We have also held that where there is a suggestion of the present insanity of the accused at the time of his trial, the failure of the trial court to then institute an inquiry into that question must be corrected, if erroneous, by appeal or writ of error and not by writ of error coram nobis. Kelley v. State, 156 Ark. 188, 246 S.W. 4; Sease v. State, 157 Ark. 217, 247 S.W. 1036.
Even if we assume that counsel acted with due diligence in failing to ask for an inquiry into appellant's present sanity at the time of the trial or before sentence, we reach the conclusion that the supporting affidavits fail to disclose sufficient specific facts to warrant the conclusions of the affiants. The meager facts stated are woefully insufficient to sustain the conclusions of insanity alleged and the attack made on the judgment is, therefore, lacking in merit.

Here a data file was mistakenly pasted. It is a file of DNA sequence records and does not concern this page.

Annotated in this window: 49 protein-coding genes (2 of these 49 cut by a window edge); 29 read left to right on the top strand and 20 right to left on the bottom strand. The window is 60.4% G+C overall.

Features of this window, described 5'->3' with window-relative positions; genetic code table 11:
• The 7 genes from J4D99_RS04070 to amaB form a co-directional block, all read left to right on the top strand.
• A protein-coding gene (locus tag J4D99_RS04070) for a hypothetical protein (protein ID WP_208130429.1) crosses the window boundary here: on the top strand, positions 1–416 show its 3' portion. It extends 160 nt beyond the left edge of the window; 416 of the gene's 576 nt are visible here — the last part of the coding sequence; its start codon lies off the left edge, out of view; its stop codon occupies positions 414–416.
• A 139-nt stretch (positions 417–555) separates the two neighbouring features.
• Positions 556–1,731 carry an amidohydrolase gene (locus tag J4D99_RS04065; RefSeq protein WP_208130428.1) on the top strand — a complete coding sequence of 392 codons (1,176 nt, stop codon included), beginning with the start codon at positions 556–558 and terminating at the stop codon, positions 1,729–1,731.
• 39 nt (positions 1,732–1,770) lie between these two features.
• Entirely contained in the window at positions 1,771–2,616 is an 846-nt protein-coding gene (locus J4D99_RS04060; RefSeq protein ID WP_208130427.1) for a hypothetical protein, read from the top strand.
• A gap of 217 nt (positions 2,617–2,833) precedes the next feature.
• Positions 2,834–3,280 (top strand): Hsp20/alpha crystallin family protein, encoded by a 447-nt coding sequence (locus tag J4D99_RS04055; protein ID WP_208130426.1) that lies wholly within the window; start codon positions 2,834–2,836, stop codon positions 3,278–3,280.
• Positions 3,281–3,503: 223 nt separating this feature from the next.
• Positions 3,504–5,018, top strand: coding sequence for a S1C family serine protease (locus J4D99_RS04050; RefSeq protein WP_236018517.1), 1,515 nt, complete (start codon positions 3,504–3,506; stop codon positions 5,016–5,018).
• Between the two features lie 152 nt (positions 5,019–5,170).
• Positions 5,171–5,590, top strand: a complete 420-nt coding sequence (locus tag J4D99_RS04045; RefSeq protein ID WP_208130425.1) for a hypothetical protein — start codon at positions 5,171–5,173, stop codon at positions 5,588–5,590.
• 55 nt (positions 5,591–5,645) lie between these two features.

*515 In the petition sought to be filed in the circuit court there were also allegations about the jurors; but these allegations were either unsupported by affidavits or failed to show that such allegations refer to facts which could not have been discovered by the exercise of reasonable diligence within the time for filing a motion for new trial prior to the original appeal.
On this petition for rehearing appellant's principal contention is that a denial of his petition amounts to a denial of due process of law under the U. S. Constitution. The United States Supreme Court held to the contrary in the case of Taylor v. Alabama, 335 U.S. 252, 68 S. Ct. 1415, 92 L. Ed. 1935, under circumstances more favorable to the defendant than those in the instant case.
The petition for rehearing is denied.
ROBINSON, J., dissents.